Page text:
When the idea first came to me to tell you all about the Italian islands I have visited throughout my (now rather long) life, I would never have guessed there would be so many to talk about! I’ve obviously been around the block more than I realised, because here we are already on our ninth whistle-stop tour: and the journey isn’t over yet!
Today’s newsletter teleports us on over to “my” Ponza, that is, that part of my heart that I left behind on this beautiful island in the Tyrrhenian Sea, off the coast of Lazio and Campania.
Just like in Carloforte, here too I got the sense that time was suspended, as if I had stepped into another era. Being separated by the sea probably helps to protect the unique aspects of a place, of people, from outside influence: customs, food, ways of speaking.
I remember the accent of the locals, for example: although they live in the region of Lazio, they spoke more as though they were from Naples rather than Rome. Of course, Ponza was ceded to Charles III of Bourbon, King of Naples, in 1734. And over the three hundred years since, that inflection has remained a hallmark of the local accent.
But I digress – back to my memories.
As usual, I visited out of season, late in September – every now and then they do actually manage to tear me away from my shoes, the office, work trips... That weekend in Ponza I experienced a bittersweet end-of-summer atmosphere; the weather was still beautiful but there were only a few of us around, and only a handful of activities were still up and running before closing for winter.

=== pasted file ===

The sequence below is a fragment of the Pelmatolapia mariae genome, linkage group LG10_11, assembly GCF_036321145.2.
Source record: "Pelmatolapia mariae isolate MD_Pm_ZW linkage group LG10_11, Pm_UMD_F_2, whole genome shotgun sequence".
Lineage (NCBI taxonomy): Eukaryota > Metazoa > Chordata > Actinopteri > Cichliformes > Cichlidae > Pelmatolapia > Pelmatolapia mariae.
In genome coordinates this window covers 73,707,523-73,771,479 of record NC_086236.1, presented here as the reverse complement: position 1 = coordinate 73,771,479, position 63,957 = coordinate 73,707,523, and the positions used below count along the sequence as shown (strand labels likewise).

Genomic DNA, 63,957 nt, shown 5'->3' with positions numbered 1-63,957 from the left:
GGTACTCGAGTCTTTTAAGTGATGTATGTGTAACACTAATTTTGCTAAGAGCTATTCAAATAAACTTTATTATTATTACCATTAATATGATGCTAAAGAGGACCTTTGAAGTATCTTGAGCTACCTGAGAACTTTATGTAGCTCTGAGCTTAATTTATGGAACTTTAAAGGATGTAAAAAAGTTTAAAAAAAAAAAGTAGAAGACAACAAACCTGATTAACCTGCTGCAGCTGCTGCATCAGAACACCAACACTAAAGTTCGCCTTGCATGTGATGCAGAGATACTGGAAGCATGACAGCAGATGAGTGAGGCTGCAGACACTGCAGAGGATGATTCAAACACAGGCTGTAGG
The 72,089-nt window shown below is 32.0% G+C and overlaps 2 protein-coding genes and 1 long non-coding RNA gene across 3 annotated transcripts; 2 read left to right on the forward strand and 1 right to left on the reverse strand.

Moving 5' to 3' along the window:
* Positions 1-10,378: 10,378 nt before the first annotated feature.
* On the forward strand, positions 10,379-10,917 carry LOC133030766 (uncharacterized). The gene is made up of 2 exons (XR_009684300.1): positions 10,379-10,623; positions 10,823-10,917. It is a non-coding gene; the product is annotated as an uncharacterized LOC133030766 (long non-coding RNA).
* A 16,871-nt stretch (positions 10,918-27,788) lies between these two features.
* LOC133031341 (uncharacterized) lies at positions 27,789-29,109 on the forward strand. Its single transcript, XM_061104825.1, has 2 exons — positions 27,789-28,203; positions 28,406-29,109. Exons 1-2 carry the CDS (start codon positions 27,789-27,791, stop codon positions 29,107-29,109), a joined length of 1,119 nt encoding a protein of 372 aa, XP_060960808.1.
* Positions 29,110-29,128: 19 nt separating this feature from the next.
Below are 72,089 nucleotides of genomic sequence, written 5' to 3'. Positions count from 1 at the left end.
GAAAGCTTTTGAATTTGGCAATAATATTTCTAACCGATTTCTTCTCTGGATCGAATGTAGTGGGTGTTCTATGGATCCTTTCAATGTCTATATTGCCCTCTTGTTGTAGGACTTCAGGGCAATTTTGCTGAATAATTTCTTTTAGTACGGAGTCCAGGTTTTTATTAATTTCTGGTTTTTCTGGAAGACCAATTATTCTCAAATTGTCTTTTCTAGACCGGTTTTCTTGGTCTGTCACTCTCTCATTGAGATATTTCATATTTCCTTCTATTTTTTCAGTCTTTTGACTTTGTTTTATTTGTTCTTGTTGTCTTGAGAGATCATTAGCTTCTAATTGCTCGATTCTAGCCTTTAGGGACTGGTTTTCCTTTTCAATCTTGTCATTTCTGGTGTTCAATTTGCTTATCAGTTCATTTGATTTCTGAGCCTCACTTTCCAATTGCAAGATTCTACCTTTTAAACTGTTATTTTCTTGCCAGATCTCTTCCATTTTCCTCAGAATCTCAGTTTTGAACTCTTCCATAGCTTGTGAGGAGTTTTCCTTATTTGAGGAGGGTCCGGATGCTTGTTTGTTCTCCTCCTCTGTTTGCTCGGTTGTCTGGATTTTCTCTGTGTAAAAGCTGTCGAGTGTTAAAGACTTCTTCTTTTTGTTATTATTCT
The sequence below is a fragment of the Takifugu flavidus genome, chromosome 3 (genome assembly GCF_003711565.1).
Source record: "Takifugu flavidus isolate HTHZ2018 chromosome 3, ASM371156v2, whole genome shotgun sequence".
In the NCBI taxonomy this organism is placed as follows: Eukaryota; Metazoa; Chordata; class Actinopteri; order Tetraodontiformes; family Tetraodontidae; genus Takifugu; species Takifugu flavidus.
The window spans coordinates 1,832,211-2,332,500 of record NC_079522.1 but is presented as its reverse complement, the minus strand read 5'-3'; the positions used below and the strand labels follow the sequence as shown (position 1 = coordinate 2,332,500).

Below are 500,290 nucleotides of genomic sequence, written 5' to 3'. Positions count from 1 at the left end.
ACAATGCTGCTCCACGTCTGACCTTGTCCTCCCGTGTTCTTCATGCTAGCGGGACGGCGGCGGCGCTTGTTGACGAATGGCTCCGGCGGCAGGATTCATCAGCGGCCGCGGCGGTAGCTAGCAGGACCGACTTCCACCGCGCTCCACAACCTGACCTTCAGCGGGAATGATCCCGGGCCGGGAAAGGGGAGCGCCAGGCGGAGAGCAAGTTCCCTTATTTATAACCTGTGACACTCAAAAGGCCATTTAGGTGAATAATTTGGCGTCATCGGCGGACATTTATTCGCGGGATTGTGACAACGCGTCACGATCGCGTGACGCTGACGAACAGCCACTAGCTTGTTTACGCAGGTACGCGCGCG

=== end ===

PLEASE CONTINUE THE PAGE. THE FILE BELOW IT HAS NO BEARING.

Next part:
I remember flourishing vegetation: like a carpet of Mediterranean scrub full of myrtle and broom, but also agaves and prickly pears. Here, nature is truly wild, softened only by the pastel colours of the houses.
As for the rest of the landscape, there were countless ravines, bays, rocks and caves: it is difficult to describe the Mediterranean charm of this island, whose volcanic history is told by the now-extinct but easily recognisable craters – so perfect they look as though they were drawn using a compass...
Chiaia di Luna – the most popular beach – is crowned by a towering white cliff, which reflects in the sea, making the turquoise hue of the water even more dazzling. A true sight to behold…
And then I remember chatting with the host about local customs and traditions. For example, travelling with a posy of freesias when leaving Ponza: isn’t that a beautiful idea, being able to take part of your home with you through the scent of flowers?
Another tradition is celebrating the Day of the Dead – 2nd November – with the “Rabbit without ears”. No, this isn’t a meat feast: in fact, it is a dish of boiled broad beans and tomato.
And that’s what rabbits have to do with Ponza!